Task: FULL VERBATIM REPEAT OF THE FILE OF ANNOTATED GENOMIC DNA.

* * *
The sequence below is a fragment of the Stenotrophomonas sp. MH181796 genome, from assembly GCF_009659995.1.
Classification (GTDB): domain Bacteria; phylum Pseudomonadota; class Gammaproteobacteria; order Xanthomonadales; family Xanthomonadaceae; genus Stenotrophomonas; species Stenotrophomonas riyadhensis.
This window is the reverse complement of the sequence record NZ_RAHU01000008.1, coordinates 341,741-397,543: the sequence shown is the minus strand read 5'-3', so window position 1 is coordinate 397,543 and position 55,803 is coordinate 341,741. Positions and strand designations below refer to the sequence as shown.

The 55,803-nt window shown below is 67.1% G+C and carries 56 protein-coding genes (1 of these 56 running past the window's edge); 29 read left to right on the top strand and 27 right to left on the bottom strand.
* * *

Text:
The sequence below is a fragment of the Stenotrophomonas sp. MH181796 genome, from assembly GCF_009659995.1.
Classification (GTDB): domain Bacteria; phylum Pseudomonadota; class Gammaproteobacteria; order Xanthomonadales; family Xanthomonadaceae; genus Stenotrophomonas; species Stenotrophomonas riyadhensis.
This window is the reverse complement of the sequence record NZ_RAHU01000008.1, coordinates 341,741-397,543: the sequence shown is the minus strand read 5'-3', so window position 1 is coordinate 397,543 and position 55,803 is coordinate 341,741. Positions and strand designations below refer to the sequence as shown.

The 55,803-nt window shown below is 67.1% G+C and carries 56 protein-coding genes (1 of these 56 running past the window's edge); 29 read left to right on the top strand and 27 right to left on the bottom strand.